“Mayor Janey made the right decision today,” said CLF President Bradley Campbell. “Boston’s developer-driven MHP process is fundamentally flawed, and the Downtown MHP would have resulted in less public access to one of the city’s greatest treasures – Boston Harbor. It’s time to reform the planning processes for all waterfront neighborhoods to elevate the public’s voice and right to access the water. We look forward to working with the city to achieve this goal.”
If you’re like me, then, after a year of isolation and quarantine, you’re ready to get outside and celebrate summer. What better way to enjoy summer in the city than by spending time with friends and family along Boston’s waterfront? But here’s the thing: Things aren’t all that rosy when it comes to our waterfront.… Continue reading Enjoy Boston’s Waterfront This Summer… and Reclaim Your Space
Este conjunto de herramientas te brinda los recursos para ayudarte a organizar una reunión pública de Coloca una Manta, desde las listas de control hasta las invitaciones de muestra y los comunicados de prensa.
This toolkit provides you with resources to help you organize a public Pitch-a-Blanket gathering, from checklists to sample invitations and press releases.
“This ad hoc, parcel-by-parcel, project-by-project resilience approach is not a long-term solution,” she said, asking instead for “a better strategy” to bring the development community into conversation and leverage new development to build protections that benefit the entire neighborhood.
“These regulations impact everyone in Massachusetts, “said Peter Shelley, Senior Counsel at CLF. “The state can’t just rubber-stamp its way out of this problem and ignore the tidelands development principles it broke. The public needs to be involved in every step of this process and officials must offer more than just two public meetings. Access to the waterfront is enshrined in Massachusetts law and it must stay that way.”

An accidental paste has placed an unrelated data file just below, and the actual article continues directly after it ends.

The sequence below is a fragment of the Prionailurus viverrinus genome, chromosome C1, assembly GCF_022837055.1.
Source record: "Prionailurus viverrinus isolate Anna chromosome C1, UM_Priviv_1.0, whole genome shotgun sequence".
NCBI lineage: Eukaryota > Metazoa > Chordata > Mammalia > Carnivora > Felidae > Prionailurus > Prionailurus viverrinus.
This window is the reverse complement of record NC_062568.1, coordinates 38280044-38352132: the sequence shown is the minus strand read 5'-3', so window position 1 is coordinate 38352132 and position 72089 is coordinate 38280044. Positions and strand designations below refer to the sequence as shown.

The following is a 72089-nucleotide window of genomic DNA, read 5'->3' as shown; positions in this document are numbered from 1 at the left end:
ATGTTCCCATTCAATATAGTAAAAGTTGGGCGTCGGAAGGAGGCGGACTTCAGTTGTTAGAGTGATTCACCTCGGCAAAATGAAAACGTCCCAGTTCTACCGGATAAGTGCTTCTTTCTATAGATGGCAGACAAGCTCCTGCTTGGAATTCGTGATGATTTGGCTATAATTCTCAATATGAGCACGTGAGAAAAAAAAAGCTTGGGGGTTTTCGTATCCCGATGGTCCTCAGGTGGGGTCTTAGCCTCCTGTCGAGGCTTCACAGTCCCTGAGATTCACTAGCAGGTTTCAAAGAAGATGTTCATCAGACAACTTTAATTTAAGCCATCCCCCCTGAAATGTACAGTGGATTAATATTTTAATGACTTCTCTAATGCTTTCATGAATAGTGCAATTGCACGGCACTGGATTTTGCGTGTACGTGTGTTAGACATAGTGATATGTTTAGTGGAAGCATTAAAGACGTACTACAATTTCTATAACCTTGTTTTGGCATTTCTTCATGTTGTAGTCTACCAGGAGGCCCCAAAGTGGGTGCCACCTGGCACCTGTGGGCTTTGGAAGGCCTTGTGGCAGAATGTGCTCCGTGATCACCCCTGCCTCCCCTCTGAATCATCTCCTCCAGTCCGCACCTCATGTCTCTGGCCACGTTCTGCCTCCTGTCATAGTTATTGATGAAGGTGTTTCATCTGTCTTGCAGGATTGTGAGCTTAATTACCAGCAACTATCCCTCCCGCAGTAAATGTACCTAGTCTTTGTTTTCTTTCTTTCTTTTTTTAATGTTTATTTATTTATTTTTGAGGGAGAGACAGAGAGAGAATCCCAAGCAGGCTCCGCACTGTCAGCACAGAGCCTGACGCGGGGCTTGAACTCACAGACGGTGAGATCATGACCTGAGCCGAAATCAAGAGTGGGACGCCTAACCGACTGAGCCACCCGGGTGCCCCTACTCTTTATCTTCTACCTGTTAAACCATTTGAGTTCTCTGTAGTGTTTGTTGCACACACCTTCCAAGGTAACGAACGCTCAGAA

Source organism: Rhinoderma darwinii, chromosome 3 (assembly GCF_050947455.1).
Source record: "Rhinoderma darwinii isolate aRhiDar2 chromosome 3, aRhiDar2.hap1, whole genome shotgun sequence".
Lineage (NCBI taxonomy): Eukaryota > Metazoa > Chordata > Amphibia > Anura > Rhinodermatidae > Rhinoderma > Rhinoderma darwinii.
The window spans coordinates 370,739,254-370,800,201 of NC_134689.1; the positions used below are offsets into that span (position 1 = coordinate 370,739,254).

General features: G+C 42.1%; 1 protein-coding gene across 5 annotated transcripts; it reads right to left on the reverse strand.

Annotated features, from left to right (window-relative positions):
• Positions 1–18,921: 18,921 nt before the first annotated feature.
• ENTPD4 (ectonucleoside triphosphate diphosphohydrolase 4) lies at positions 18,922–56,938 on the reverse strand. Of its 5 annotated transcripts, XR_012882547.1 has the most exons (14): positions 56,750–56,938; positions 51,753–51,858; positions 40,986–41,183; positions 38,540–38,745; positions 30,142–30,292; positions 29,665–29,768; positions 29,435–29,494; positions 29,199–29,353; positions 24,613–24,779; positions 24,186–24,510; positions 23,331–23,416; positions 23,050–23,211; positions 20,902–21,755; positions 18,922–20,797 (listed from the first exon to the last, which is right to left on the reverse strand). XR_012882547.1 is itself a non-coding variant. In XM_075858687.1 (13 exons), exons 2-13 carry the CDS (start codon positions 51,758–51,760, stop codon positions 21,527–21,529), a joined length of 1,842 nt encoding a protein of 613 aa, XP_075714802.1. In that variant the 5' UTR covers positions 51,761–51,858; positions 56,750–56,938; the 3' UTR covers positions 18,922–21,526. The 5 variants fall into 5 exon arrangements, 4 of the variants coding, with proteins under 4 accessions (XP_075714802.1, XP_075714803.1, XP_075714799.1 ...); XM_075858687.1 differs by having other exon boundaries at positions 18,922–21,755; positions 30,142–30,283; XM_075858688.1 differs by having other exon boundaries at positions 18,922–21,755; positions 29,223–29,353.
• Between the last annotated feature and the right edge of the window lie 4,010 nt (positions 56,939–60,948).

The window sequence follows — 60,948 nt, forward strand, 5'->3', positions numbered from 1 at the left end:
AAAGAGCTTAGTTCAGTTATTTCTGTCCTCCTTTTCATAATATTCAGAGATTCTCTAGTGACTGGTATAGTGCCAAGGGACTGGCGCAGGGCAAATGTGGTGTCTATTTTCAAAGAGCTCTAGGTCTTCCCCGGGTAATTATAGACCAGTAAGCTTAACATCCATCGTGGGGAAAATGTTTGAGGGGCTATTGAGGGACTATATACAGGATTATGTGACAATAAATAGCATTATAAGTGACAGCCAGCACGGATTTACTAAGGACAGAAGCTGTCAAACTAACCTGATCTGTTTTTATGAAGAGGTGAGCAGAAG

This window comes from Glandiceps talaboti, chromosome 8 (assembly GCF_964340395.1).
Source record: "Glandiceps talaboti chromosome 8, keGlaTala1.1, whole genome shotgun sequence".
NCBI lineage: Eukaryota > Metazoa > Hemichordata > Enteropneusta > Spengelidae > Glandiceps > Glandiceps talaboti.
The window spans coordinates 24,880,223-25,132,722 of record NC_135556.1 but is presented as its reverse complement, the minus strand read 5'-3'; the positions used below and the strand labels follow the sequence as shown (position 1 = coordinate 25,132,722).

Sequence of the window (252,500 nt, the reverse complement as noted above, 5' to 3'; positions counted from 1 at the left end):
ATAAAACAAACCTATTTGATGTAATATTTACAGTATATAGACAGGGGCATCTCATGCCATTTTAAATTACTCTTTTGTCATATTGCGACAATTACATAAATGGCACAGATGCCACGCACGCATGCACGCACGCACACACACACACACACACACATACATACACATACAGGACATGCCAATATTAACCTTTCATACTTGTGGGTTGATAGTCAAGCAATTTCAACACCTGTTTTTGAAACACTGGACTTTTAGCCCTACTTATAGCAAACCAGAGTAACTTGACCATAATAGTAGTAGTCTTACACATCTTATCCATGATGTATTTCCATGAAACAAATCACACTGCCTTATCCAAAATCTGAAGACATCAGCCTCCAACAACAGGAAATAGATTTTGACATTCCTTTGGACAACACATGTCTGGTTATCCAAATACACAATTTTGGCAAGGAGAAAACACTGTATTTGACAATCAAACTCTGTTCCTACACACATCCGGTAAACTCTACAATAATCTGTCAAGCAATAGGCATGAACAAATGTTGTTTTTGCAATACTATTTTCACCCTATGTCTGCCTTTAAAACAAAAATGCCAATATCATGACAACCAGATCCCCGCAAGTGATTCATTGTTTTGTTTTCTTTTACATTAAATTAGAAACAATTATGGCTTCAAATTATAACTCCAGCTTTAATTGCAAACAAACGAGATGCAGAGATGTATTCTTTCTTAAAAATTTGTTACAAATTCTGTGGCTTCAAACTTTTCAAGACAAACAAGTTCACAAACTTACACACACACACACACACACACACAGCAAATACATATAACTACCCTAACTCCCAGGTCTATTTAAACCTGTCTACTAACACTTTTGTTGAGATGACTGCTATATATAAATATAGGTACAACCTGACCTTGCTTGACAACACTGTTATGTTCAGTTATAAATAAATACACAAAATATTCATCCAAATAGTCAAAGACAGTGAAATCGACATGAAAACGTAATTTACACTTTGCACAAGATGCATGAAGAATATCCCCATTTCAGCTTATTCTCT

In 2018, CLF sued to prevent the plan from moving forward, and last month, the court ruled in our favor. Here’s what you need to know about that decision and what still is at stake in this critical case.
With life expected to slowly return to some semblance of normal by the summer, we must continue to find ways to promote public health and the economy. But we also must protect the public’s right to access open space along the city’s waterfront.
We should reimagine what can and should be built at the heart of the downtown Boston waterfront through the twin lenses of equity and resiliency—framing that was not a key priority when the current harbor plan was developed. The opportunity to protect the waterfront as a public asset and to make it a place where all Bostonians feel welcome does not come often. Let’s take it.
“They took a process that should be very public and very predictable and made it one that happens with a lot of private conversations between developers and cities and the secretary (of Energy and Environmental Affairs),” Shelley said. “We don’t think that’s good policy.”